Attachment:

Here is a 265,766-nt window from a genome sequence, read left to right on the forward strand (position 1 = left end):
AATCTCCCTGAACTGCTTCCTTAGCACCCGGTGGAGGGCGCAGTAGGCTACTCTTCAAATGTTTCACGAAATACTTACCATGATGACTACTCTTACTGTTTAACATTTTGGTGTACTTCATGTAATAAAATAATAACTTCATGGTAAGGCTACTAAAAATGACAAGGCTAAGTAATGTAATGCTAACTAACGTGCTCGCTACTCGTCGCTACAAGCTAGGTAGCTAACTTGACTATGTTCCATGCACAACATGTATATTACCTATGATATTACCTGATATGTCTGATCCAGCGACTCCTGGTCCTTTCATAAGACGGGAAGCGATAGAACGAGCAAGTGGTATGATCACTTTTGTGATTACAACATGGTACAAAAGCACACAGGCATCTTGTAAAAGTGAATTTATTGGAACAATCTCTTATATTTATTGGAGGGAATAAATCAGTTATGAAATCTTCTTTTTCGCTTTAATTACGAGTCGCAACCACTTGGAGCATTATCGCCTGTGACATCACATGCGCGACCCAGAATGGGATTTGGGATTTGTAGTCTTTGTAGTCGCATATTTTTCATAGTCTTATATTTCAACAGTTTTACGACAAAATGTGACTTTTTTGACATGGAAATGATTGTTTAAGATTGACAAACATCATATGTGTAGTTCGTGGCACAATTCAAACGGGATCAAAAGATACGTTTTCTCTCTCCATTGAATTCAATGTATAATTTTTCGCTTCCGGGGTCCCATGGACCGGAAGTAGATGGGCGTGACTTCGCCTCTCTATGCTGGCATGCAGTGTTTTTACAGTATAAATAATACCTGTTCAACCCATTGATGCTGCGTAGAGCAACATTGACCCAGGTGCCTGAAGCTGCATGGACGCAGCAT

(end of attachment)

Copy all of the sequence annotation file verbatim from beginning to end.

Here is a 265,766-nt window from a genome sequence, read left to right on the forward strand (position 1 = left end):
AATCTCCCTGAACTGCTTCCTTAGCACCCGGTGGAGGGCGCAGTAGGCTACTCTTCAAATGTTTCACGAAATACTTACCATGATGACTACTCTTACTGTTTAACATTTTGGTGTACTTCATGTAATAAAATAATAACTTCATGGTAAGGCTACTAAAAATGACAAGGCTAAGTAATGTAATGCTAACTAACGTGCTCGCTACTCGTCGCTACAAGCTAGGTAGCTAACTTGACTATGTTCCATGCACAACATGTATATTACCTATGATATTACCTGATATGTCTGATCCAGCGACTCCTGGTCCTTTCATAAGACGGGAAGCGATAGAACGAGCAAGTGGTATGATCACTTTTGTGATTACAACATGGTACAAAAGCACACAGGCATCTTGTAAAAGTGAATTTATTGGAACAATCTCTTATATTTATTGGAGGGAATAAATCAGTTATGAAATCTTCTTTTTCGCTTTAATTACGAGTCGCAACCACTTGGAGCATTATCGCCTGTGACATCACATGCGCGACCCAGAATGGGATTTGGGATTTGTAGTCTTTGTAGTCGCATATTTTTCATAGTCTTATATTTCAACAGTTTTACGACAAAATGTGACTTTTTTGACATGGAAATGATTGTTTAAGATTGACAAACATCATATGTGTAGTTCGTGGCACAATTCAAACGGGATCAAAAGATACGTTTTCTCTCTCCATTGAATTCAATGTATAATTTTTCGCTTCCGGGGTCCCATGGACCGGAAGTAGATGGGCGTGACTTCGCCTCTCTATGCTGGCATGCAGTGTTTTTACAGTATAAATAATACCTGTTCAACCCATTGATGCTGCGTAGAGCAACATTGACCCAGGTGCCTGAAGCTGCATGGACGCAGCAT